Andrei Bastunets, chair of the Belarusian Association of Journalists, Belarus’ top media rights watchdog, has said that “2018 has become the darkest year for Belarusian journalism since 2011,” when there was a massive crackdown following elections in December of the previous year. Bastunets has said that the authorities are trying to strengthen their control of mass media ahead of parliamentary and presidential elections at the end of 2019 and 2020.
Legislation adopted in 2014 authorized the Information Ministry to compel internet providers to block access to websites without judicial review. Amendments to the Law on Mass Media in 2018 introduced a burdensome registration procedure for online media to be able to cover the government. And reporters are being prosecuted under the 2016 amendments to the country’s anti-extremism law.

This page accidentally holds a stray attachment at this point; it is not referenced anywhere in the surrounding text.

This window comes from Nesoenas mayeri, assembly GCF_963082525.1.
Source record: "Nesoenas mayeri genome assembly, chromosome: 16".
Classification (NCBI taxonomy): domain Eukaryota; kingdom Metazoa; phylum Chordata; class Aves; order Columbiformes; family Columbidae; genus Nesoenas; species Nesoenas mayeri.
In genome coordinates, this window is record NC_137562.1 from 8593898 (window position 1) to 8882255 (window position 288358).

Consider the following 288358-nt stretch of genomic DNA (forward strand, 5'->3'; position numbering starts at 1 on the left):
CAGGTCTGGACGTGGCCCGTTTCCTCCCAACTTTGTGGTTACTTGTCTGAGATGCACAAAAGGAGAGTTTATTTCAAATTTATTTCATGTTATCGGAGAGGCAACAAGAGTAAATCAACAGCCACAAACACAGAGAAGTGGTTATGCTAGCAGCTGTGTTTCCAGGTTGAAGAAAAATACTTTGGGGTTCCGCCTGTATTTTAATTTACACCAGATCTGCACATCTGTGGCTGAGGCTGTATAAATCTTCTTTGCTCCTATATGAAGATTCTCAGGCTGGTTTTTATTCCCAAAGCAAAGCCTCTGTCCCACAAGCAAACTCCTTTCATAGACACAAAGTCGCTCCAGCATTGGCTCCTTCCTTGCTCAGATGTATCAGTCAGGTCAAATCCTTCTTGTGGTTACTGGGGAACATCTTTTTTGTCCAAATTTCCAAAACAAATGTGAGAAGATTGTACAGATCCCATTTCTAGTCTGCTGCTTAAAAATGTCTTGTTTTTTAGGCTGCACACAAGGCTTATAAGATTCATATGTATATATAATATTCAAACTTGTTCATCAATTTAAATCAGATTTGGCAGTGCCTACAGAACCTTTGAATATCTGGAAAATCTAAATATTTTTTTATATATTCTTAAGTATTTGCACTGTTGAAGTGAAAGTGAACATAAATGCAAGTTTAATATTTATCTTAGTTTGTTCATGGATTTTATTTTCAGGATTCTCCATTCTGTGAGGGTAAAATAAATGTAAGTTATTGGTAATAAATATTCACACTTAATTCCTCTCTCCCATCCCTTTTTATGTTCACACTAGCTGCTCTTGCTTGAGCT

The Belarusian Association of Journalists documented 26 police searches of journalists’ and bloggers’ homes and of media offices in 2018. In February 2018, a court sentenced three bloggers to five years in prison and suspended their sentences, after they had spent 14 months in pretrial custody, for posts that allegedly “questioned Belarus’s sovereignty” and “insulted the Belarusian nation.” In March 2019, police arrested two Russian journalists as they were giving a lecture about operating small online outlets. A blogger who covered environmental protests is facing dubious “criminal insult” charges.